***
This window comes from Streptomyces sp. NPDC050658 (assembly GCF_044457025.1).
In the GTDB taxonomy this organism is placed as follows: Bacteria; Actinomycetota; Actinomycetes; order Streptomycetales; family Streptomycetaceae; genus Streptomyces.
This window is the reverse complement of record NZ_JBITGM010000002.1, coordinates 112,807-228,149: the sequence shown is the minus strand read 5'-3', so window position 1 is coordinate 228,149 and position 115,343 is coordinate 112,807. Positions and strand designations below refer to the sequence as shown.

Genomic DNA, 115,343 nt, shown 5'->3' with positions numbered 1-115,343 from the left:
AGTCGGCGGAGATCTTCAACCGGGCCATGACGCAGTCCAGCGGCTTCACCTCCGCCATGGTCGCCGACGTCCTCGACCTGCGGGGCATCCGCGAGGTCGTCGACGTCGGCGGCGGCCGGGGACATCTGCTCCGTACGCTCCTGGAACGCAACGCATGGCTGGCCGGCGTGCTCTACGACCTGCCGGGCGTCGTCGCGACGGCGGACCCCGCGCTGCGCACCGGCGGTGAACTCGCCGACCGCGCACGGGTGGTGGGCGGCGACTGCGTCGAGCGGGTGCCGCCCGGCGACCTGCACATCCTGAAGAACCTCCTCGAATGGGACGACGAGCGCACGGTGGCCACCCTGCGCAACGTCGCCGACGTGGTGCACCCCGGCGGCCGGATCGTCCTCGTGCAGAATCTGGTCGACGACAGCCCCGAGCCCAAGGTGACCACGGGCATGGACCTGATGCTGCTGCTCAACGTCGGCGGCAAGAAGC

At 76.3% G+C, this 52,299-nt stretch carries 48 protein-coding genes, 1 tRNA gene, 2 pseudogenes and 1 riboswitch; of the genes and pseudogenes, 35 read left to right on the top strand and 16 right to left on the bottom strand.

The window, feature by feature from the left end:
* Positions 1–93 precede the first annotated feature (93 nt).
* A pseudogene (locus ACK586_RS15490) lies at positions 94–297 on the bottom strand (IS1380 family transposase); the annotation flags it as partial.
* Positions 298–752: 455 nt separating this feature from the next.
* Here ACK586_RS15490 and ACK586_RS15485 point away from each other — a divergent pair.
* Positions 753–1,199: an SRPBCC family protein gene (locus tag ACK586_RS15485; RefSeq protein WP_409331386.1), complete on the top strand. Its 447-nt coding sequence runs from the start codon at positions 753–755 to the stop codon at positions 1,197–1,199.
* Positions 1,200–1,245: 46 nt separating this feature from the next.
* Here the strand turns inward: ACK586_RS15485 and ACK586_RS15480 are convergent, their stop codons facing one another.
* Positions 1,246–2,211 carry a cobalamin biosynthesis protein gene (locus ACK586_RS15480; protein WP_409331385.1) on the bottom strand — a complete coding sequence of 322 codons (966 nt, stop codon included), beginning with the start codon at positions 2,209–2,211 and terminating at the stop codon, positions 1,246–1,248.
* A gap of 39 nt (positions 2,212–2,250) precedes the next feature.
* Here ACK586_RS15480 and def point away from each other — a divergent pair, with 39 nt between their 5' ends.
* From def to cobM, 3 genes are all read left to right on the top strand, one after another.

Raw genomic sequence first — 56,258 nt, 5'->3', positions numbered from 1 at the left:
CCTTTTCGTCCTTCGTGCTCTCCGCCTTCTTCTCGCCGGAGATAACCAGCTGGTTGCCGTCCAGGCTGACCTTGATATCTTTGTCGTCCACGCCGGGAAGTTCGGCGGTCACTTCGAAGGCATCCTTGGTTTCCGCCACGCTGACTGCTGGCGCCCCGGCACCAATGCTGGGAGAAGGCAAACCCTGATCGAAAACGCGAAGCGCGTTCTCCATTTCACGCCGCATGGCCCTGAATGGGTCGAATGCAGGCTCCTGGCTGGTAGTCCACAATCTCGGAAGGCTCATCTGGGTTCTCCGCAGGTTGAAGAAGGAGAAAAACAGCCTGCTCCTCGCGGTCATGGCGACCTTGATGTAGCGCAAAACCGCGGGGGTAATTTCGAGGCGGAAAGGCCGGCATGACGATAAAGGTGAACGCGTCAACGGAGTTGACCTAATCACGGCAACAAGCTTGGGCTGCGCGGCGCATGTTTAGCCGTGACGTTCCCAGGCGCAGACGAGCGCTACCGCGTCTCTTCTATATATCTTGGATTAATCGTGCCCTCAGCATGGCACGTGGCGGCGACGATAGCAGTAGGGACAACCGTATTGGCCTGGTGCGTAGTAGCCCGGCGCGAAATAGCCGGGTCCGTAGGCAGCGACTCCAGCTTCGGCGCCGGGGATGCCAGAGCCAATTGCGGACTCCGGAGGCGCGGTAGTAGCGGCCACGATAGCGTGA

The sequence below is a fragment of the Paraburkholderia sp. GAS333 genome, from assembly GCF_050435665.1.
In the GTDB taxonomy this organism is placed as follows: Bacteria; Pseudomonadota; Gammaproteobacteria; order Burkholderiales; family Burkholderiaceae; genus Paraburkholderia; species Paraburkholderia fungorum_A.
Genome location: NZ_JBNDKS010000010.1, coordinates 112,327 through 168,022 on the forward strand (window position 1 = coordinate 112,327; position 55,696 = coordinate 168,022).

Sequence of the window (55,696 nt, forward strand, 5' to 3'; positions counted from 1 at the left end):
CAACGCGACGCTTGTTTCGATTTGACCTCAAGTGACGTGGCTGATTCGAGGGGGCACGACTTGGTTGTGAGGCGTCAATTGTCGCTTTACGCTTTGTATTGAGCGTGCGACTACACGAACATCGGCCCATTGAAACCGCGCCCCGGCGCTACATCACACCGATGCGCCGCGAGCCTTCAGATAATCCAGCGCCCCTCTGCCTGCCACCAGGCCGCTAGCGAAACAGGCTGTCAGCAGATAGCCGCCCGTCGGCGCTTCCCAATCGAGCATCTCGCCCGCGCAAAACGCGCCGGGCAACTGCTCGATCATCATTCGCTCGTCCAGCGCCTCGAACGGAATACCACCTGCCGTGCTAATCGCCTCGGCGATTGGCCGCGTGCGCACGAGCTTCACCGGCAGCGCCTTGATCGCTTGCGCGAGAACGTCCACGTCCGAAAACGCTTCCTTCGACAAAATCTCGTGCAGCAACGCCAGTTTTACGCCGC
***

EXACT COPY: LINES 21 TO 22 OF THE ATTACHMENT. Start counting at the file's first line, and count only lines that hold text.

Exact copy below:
The sequence below is a fragment of the Paraburkholderia sp. GAS333 genome, from assembly GCF_050435665.1.
In the GTDB taxonomy this organism is placed as follows: Bacteria; Pseudomonadota; Gammaproteobacteria; order Burkholderiales; family Burkholderiaceae; genus Paraburkholderia; species Paraburkholderia fungorum_A.